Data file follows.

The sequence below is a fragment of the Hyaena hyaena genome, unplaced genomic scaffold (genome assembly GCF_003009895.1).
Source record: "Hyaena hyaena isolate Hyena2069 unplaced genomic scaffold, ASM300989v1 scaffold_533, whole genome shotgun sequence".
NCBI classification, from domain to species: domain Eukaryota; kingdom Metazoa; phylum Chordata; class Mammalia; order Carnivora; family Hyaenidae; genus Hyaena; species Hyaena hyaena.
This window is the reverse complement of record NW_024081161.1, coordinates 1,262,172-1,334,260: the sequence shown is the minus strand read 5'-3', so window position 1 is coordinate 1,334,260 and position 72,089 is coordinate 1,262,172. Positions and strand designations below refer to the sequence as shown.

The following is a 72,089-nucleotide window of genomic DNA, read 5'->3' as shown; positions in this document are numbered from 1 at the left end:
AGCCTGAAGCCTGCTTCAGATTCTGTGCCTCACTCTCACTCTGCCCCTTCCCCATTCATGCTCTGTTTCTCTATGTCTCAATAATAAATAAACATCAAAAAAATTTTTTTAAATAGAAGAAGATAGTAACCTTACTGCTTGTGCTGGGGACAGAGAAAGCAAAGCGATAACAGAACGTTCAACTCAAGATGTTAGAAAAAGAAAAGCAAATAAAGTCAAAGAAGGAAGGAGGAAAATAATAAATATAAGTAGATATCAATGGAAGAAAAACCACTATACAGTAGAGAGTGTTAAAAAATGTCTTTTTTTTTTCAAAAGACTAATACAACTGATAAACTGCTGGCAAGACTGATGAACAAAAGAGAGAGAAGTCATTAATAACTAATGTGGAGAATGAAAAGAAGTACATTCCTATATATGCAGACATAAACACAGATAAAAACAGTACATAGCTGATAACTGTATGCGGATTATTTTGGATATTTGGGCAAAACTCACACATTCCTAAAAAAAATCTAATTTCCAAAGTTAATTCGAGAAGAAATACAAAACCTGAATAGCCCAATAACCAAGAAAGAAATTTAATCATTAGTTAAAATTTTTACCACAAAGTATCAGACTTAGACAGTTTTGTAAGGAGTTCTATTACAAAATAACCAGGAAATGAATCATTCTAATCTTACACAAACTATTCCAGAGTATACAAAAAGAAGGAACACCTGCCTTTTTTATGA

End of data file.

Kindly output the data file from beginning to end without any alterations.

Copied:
The sequence below is a fragment of the Hyaena hyaena genome, unplaced genomic scaffold (genome assembly GCF_003009895.1).
Source record: "Hyaena hyaena isolate Hyena2069 unplaced genomic scaffold, ASM300989v1 scaffold_533, whole genome shotgun sequence".
NCBI classification, from domain to species: domain Eukaryota; kingdom Metazoa; phylum Chordata; class Mammalia; order Carnivora; family Hyaenidae; genus Hyaena; species Hyaena hyaena.
This window is the reverse complement of record NW_024081161.1, coordinates 1,262,172-1,334,260: the sequence shown is the minus strand read 5'-3', so window position 1 is coordinate 1,334,260 and position 72,089 is coordinate 1,262,172. Positions and strand designations below refer to the sequence as shown.

The following is a 72,089-nucleotide window of genomic DNA, read 5'->3' as shown; positions in this document are numbered from 1 at the left end:
AGCCTGAAGCCTGCTTCAGATTCTGTGCCTCACTCTCACTCTGCCCCTTCCCCATTCATGCTCTGTTTCTCTATGTCTCAATAATAAATAAACATCAAAAAAATTTTTTTAAATAGAAGAAGATAGTAACCTTACTGCTTGTGCTGGGGACAGAGAAAGCAAAGCGATAACAGAACGTTCAACTCAAGATGTTAGAAAAAGAAAAGCAAATAAAGTCAAAGAAGGAAGGAGGAAAATAATAAATATAAGTAGATATCAATGGAAGAAAAACCACTATACAGTAGAGAGTGTTAAAAAATGTCTTTTTTTTTTCAAAAGACTAATACAACTGATAAACTGCTGGCAAGACTGATGAACAAAAGAGAGAGAAGTCATTAATAACTAATGTGGAGAATGAAAAGAAGTACATTCCTATATATGCAGACATAAACACAGATAAAAACAGTACATAGCTGATAACTGTATGCGGATTATTTTGGATATTTGGGCAAAACTCACACATTCCTAAAAAAAATCTAATTTCCAAAGTTAATTCGAGAAGAAATACAAAACCTGAATAGCCCAATAACCAAGAAAGAAATTTAATCATTAGTTAAAATTTTTACCACAAAGTATCAGACTTAGACAGTTTTGTAAGGAGTTCTATTACAAAATAACCAGGAAATGAATCATTCTAATCTTACACAAACTATTCCAGAGTATACAAAAAGAAGGAACACCTGCCTTTTTTATGA